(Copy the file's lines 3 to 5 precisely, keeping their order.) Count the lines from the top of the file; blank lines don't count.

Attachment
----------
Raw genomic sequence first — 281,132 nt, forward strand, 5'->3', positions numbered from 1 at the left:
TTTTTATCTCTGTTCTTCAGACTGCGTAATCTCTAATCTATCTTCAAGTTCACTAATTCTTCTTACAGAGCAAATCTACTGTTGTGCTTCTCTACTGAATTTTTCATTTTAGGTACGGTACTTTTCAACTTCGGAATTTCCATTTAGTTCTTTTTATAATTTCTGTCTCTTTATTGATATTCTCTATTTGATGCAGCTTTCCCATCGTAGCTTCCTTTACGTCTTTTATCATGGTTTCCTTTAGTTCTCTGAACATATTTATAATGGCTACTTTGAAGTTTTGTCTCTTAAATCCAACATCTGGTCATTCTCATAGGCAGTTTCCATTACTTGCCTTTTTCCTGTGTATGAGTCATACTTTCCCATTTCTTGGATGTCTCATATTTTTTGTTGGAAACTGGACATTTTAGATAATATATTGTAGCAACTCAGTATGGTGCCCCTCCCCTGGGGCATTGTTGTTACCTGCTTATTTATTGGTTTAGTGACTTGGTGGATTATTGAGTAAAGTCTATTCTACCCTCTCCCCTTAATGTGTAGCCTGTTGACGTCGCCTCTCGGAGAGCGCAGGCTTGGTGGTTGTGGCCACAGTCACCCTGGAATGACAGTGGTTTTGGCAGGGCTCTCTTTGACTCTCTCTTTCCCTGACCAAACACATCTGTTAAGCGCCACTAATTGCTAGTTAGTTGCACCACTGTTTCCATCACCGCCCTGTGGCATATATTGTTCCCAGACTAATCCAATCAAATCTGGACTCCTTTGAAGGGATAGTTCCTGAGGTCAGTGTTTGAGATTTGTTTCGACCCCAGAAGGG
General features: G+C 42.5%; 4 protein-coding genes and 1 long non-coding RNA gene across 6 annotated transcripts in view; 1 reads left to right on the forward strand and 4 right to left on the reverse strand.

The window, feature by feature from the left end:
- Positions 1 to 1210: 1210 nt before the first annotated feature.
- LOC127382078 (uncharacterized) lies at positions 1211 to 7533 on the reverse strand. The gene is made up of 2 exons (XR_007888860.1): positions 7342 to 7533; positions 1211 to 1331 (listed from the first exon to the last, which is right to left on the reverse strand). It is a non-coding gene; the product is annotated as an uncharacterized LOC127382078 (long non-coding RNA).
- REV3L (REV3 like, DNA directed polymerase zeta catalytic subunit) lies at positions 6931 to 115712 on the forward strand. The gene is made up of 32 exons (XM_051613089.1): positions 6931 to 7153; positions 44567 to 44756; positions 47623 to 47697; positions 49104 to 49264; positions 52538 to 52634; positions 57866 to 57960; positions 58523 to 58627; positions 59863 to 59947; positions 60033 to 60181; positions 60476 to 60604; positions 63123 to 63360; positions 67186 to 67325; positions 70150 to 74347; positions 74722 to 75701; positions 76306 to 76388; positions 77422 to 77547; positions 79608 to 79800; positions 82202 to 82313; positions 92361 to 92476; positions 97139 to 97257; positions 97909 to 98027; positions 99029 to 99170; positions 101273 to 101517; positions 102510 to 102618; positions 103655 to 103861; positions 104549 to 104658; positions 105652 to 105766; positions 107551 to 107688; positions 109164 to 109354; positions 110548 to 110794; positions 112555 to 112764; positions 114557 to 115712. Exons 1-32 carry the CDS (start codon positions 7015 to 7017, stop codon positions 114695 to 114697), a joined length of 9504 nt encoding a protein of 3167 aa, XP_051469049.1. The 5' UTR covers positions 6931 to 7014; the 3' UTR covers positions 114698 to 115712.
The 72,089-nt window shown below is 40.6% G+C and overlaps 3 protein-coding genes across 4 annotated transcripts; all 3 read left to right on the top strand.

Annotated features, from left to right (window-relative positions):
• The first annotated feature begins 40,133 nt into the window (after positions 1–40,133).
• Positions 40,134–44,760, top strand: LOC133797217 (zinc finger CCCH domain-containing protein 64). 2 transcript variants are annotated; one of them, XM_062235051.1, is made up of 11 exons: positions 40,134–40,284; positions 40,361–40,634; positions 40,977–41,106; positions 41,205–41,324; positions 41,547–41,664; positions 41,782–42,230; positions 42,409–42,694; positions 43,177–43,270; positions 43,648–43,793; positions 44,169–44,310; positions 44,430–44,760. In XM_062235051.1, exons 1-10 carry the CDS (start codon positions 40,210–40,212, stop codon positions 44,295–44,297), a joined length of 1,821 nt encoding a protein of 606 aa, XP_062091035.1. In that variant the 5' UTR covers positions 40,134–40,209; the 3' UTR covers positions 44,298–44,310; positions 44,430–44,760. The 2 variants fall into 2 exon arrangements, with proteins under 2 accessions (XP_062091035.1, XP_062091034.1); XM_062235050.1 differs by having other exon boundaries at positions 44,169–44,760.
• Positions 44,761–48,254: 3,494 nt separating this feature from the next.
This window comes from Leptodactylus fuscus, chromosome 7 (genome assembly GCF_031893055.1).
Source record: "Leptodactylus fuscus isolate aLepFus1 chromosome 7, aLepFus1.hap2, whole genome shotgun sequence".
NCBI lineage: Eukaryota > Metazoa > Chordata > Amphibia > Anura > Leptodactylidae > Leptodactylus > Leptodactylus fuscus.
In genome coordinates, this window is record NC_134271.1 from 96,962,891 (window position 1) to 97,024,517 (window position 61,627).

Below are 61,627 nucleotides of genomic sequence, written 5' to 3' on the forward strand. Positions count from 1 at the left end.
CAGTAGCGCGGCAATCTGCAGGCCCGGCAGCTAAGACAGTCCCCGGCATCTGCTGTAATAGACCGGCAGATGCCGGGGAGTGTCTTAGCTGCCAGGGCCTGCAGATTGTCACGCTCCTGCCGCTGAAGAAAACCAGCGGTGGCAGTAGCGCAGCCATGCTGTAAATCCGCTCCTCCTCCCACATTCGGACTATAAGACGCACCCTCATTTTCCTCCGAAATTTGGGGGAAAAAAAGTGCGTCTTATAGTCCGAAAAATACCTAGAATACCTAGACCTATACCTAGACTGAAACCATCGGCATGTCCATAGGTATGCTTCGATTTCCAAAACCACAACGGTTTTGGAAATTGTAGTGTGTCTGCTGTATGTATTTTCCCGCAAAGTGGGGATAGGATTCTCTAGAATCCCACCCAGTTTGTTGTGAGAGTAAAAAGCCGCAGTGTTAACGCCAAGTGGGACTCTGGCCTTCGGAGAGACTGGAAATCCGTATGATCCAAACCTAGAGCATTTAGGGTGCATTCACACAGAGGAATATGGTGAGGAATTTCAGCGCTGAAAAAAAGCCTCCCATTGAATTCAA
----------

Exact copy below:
General features: G+C 42.5%; 4 protein-coding genes and 1 long non-coding RNA gene across 6 annotated transcripts in view; 1 reads left to right on the forward strand and 4 right to left on the reverse strand.

The window, feature by feature from the left end:
- Positions 1 to 1210: 1210 nt before the first annotated feature.